Charles Dickens’ books have been “occupying" libraries across the nation long before the term became fashionable. Yet many of his themes remain as relevant today as they were in the 1800s.
Dickens often wrote about a disdain for the rich. People knew characters such as Ebeneezer Scrooge and Tiny Tim, Pip and Miss Havisham, and Fagin and Oliver Twist whether they had read Dickens’ books or not.
“Everything he wrote about in the 1840s is still relevant," Dickens' biographer, Claire Tomalin said, according to the Associated Press. "The great gulf between the rich and poor, corrupt financiers... You name it, he said it."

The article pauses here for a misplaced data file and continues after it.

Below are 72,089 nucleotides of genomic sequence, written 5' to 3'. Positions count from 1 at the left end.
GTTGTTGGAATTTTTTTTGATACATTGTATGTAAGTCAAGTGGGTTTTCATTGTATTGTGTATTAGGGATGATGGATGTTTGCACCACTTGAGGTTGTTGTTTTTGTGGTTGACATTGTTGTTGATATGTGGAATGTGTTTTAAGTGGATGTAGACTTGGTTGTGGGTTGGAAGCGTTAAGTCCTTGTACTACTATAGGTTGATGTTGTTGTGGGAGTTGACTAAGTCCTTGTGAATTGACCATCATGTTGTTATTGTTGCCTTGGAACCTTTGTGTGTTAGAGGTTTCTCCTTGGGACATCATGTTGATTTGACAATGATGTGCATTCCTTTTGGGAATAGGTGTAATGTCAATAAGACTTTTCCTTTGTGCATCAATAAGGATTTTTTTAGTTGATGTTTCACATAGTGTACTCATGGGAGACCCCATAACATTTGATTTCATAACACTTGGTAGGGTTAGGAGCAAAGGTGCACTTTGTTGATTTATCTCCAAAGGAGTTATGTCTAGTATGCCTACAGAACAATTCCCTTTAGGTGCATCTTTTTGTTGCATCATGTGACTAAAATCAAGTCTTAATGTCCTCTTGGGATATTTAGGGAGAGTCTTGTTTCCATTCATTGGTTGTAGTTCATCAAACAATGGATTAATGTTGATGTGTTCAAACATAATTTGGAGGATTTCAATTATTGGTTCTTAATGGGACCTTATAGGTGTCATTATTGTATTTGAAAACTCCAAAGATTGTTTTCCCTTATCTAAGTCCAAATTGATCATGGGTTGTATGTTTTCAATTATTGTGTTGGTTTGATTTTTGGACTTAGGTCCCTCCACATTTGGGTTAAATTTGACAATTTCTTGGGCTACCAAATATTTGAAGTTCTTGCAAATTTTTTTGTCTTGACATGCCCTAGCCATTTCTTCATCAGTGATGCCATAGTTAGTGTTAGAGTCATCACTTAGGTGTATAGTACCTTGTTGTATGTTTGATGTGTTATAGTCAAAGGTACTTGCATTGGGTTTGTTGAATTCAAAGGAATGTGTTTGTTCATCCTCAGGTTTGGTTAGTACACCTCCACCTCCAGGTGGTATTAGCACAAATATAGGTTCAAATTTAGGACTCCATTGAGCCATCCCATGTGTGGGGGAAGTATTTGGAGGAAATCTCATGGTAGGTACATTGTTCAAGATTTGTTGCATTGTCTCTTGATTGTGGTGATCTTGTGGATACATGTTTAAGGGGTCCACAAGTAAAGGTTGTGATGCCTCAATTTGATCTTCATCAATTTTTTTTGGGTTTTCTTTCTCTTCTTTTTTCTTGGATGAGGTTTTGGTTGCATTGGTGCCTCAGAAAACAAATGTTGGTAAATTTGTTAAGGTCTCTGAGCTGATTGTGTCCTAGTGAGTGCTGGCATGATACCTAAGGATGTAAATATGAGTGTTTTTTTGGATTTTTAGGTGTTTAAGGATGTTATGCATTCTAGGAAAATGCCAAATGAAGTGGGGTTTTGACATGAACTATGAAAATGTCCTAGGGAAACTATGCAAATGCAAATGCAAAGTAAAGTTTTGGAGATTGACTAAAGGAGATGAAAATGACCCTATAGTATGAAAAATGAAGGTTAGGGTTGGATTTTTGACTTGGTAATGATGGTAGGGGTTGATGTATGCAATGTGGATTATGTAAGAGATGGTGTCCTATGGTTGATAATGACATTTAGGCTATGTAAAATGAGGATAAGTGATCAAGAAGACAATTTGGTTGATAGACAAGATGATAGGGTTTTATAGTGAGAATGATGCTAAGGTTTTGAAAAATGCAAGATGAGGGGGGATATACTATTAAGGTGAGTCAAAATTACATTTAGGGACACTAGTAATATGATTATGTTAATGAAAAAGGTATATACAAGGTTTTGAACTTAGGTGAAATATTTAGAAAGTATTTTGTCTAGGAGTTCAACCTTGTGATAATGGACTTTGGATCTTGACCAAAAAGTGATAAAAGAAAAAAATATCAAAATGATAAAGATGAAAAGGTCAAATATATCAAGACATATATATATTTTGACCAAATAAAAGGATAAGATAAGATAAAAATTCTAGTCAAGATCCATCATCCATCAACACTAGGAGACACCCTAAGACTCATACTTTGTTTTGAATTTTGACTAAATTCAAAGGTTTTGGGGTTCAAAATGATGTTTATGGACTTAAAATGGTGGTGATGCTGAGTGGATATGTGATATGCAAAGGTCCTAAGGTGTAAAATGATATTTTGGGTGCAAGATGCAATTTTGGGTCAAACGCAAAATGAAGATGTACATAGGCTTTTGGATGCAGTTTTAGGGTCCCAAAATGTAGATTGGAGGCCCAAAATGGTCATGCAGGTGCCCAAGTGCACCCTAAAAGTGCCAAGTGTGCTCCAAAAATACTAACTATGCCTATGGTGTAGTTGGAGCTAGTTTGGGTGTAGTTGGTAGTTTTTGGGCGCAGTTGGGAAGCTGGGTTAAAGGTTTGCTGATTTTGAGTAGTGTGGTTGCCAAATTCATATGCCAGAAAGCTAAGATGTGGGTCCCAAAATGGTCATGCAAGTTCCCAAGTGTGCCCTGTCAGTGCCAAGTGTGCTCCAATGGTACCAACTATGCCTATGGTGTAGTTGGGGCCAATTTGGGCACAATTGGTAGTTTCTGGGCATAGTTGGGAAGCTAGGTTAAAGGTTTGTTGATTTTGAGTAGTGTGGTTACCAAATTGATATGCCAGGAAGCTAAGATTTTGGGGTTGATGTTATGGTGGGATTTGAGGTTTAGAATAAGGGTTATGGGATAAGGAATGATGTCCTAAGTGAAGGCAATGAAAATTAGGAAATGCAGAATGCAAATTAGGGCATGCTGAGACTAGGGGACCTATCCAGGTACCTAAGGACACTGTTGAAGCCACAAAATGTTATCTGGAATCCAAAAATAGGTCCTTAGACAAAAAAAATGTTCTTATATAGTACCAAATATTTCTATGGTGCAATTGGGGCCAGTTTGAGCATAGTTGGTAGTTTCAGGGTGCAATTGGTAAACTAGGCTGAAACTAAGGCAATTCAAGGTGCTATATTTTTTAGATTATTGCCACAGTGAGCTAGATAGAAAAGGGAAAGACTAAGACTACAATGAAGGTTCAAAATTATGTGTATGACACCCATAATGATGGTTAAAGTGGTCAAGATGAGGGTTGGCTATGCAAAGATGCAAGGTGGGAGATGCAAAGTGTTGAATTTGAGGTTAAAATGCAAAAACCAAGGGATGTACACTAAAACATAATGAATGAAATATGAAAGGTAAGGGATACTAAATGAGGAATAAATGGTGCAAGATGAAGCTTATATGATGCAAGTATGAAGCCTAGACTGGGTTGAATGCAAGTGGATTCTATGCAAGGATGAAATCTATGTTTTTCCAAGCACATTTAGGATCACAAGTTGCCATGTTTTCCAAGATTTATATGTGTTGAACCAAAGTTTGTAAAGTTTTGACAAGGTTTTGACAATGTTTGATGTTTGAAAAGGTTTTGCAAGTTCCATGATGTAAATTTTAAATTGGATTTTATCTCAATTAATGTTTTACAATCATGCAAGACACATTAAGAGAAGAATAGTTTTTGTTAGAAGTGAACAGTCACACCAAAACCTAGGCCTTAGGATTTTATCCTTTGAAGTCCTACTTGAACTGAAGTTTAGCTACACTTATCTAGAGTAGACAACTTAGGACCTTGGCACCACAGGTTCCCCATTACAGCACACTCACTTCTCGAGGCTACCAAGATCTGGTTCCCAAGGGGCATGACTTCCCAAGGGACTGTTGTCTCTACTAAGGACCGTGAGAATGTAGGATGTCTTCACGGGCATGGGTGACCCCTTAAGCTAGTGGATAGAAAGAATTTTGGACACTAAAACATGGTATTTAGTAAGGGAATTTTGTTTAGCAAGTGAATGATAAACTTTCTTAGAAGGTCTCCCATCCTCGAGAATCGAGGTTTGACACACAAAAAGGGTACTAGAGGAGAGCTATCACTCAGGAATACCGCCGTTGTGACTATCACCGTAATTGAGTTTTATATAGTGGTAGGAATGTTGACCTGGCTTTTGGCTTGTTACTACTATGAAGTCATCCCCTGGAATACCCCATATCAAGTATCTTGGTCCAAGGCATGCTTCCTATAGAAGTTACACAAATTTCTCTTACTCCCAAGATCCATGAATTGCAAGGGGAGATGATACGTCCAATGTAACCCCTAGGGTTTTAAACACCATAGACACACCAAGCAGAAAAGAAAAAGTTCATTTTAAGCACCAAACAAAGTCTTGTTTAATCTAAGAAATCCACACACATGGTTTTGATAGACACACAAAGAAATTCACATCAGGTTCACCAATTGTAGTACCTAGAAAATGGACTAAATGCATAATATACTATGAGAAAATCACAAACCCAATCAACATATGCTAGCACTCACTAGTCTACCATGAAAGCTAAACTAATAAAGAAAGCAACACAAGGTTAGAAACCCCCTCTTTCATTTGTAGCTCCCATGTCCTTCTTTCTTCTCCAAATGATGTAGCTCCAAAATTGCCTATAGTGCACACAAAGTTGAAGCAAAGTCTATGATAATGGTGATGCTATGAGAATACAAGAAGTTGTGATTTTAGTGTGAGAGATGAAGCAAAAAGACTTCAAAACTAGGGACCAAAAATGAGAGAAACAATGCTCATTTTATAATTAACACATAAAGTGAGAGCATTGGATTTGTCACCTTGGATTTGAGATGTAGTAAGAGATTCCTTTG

Reuters reported that Dickens’ first novel was "The Pickwick Papers," followed by "Oliver Twist" and "Nicholas Nickleby." He also wrote "Bleak House," "Hard Times," "Little Dorrit," "A Tale of Two Cities" and "Great Expectations." Dickens died from a stroke in 1870 at age 58.